Case Reports in Clinical Medicine
Vol.3 No.4(2014), Article ID:44847,5 pages DOI:10.4236/crcm.2014.34054

Cerebellar Liponeurocytoma Mimicking Cerebellopontine Angle Epidermoid Cyst: A Case Report

Oumar Coulibaly1*, Seylan Diawara1, Nizar Fatemi1, Rachid Gana1, Amar Saïdi2, Rachid Maaqili1, Mohamed Jiddane3, Fouad Bellakhdar1

1Department of Neurosurgery, CHU Ibn Sina, Rabat-Salé, Morocco

2Center of Neuropathology, Rabat, Morocco

3Department of Neuroradiology, CHU Ibn Sina, Rabat-Salé, Morocco

Email: *

Copyright © 2014 by authors and Scientific Research Publishing Inc.

This work is licensed under the Creative Commons Attribution International License (CC BY).

Received 10 January 2014; revised 9 February 2014; accepted 8 March 2014


Cerebellar liponeurocytoma (CL) described under many different names, is a rare WHO grade I or II well differentiated neurocytic tumor of the cerebellum with focal lipomatous differentiation. Mainly reported in adulthood, it is fought to be a posterior fossa benign tumor. In this paper, we talk about a 64-year-old woman, following up for Parkinson’s disease presented in our department for 7 months’ history of headache and gait disturbance. MRI showed a right cerebellopontine angle (CPA) heterogeneous unlimited tumor mimicking an epidermoid cyst. She underwent a lateral suboccipital craniectomy procedure that permitted obtaining the whole gross total resection of this tumor. The histopathological diagnosis was a cerebellar liponeurocytoma. She was discharged from hospital the 8th day after surgery and was free of symptoms since 5 years.

Keywords:Cerebellar Liponeurocytoma, Heterogeneous Tumor, Epidermoid Cyst

1. Introduction

Cerebellar liponeurocytoma is a rare tumor of the posterior fossa described at the first time by Bechtel et al. in 1978 [1] ; and since this date, it has been reported more than 42 times in the literature under many different names including lipomatous medulloblastoma, lipidized medulloblastoma, medullocytoma, and lipomatous glioneurocytoma [2] -[6] . Now, this tumor is recognized to be a distinct pathological entity in the revised WHO classification of tumors of the central nervous system, 2000, and considered like a rare WHO grade I or II well differentiated neurocytic tumor of the cerebellum with focal lipomatous differentiation [7] . In this paper, we talk about another case of cerebellar liponeurocytoma with clinical and radiological studies mimicking a huge cerebellopontine angle (CPA) epidermoid cyst in a 64 years old woman.

2. Case Report

A 64 years old-woman follow up for Parkinson’s disease since 10 years, had been admitted within our department for 07 months history of progressive occipital headache, right hemiparesis and gait disturbance without vomiting and visual loss. Neurological examination only found a right hemiparesis (strength 3/5) with increased right superficial reflex and Babinski on right, horizontal nystagmus on the right lateral gaze and right hypoacousia. There was no papilledema in ophthalmological test. MRI showed a right CPA heterogeneous unlimited tumor measuring about 60 × 40 × 42 mm with evident mass effect on the cerebellum, fourth ventricle and the brainstem. Minimal enlargement of the third and lateral ventricles was also seen. On T1 weighted images (T1WI) the tumor was dishomogeneously hypointense with slightly enhancing after gadolinium injection and hyperintense on T2 weighted images. There was minimal perilesional edema (Figures 1(a)-(d)). These characteristics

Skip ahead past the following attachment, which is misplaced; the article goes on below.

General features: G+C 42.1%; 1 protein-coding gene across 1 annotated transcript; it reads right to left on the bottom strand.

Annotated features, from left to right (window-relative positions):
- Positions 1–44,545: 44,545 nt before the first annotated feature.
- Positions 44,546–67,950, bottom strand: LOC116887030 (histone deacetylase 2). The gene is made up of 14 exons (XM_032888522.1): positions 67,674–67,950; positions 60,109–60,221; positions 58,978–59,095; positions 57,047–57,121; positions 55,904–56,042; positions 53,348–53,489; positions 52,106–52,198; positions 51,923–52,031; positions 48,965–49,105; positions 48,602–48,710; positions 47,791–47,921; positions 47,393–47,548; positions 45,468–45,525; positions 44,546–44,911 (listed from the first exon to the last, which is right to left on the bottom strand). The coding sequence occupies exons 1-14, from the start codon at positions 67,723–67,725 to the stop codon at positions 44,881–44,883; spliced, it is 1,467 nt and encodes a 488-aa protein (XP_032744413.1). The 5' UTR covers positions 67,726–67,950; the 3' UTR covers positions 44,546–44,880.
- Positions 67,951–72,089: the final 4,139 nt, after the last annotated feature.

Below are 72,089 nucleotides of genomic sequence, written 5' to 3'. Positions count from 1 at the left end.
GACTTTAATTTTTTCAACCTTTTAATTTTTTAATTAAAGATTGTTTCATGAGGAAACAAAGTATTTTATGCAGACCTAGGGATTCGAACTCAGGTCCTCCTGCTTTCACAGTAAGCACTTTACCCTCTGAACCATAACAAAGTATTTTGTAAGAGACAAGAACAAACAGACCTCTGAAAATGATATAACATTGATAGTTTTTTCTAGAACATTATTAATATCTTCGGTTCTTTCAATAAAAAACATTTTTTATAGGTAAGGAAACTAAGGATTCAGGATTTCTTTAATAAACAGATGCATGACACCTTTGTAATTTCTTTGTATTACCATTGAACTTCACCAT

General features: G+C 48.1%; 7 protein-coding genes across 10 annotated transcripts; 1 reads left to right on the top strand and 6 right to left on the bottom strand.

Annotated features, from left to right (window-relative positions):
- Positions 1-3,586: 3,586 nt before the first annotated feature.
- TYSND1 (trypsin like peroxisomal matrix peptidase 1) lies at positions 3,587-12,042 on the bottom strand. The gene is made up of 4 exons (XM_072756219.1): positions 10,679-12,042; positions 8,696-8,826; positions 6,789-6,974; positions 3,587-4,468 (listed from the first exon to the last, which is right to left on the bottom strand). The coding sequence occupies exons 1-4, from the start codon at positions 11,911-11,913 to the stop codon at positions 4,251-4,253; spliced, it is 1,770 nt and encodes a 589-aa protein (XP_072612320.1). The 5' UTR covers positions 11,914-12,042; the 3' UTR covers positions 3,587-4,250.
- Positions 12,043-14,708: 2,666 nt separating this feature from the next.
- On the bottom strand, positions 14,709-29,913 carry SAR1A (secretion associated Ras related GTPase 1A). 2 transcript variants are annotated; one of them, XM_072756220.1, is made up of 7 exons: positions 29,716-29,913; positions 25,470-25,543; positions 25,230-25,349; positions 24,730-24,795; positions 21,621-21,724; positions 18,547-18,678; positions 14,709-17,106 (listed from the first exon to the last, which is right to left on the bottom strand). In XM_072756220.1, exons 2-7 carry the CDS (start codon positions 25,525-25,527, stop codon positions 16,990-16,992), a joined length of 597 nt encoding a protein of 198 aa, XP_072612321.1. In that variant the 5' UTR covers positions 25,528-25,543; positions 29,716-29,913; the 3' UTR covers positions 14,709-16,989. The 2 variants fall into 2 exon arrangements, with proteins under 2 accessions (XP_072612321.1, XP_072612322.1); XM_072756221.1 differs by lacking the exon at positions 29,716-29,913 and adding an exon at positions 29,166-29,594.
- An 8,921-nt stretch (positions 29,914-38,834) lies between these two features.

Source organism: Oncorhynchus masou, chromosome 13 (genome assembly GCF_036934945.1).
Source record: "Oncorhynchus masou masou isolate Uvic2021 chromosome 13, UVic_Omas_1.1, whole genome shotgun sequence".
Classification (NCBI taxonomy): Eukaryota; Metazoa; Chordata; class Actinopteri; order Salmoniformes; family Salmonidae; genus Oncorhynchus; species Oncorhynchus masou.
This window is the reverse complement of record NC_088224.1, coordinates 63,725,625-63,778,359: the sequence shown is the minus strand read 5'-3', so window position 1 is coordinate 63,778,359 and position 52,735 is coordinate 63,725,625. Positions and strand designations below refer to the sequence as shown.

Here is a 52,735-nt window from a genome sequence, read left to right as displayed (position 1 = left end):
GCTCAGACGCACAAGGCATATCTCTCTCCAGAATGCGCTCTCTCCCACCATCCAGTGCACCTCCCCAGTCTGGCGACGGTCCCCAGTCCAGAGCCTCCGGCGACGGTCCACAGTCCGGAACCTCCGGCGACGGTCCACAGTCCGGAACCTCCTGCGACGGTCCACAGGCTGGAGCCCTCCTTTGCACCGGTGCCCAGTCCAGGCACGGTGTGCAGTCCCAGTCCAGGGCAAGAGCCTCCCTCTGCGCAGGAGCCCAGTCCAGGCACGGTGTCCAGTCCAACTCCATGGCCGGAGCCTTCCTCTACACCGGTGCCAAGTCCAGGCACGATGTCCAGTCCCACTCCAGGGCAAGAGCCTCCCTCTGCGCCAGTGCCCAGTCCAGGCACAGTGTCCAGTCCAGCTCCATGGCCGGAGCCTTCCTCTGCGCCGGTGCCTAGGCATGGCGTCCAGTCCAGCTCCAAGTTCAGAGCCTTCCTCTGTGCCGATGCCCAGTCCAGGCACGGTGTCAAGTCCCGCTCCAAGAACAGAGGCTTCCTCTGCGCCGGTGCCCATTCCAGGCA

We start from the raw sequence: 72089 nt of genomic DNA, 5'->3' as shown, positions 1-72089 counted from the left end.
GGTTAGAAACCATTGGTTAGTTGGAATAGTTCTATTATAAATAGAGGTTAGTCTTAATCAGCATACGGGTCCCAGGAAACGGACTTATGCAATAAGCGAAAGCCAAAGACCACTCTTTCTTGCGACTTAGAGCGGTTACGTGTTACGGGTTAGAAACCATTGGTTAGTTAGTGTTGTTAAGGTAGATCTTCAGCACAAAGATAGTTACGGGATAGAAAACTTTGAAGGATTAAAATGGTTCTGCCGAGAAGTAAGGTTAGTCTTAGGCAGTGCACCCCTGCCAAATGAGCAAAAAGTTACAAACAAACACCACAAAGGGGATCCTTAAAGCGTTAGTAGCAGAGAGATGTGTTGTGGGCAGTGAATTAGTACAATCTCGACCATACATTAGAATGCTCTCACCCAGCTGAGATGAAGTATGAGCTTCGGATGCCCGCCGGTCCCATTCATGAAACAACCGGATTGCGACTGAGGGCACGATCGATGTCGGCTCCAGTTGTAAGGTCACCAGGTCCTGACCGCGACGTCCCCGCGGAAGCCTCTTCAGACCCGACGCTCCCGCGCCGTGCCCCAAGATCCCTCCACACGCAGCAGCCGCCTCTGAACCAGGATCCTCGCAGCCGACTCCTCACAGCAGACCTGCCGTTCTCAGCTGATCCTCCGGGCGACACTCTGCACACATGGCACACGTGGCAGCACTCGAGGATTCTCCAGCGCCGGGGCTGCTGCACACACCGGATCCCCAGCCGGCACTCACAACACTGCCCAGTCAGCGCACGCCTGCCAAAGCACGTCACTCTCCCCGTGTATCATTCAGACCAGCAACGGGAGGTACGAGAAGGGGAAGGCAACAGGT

Figure 1. MRI T1W1 images views showing a heterogeneous CPA mass hypointense to the cerebellum (a) with slightly gadolinium enhancement on axial (b) and coronal (c) views. This lesion is predominantly hyperintense on T2 MRI axial view (d) with evident mass effect on the cerebellum, fourth ventricle and the brainstem.

were thought to be an epidermoid cyst. She underwent a lateral suboccipital craniectomy procedure that permitted to obtain the wholly gross total resection of this tumor.

Histological examination revealed a neoplasm composed of neurocytes, uniform small cells with round to oval nuclei and scant oligo-like cytoplasm, besides prominent lipidization focicontaining cells resembling adipocytes. Necrosis and microvascular proliferation were absent. Mitoses were scant or absent. The histopathological diagnosis was a cerebellar liponeurocytoma (Figure 2). She was discharged from hospital the 8th day after surgery and is free of symptoms since five years and without adjuvant therapy.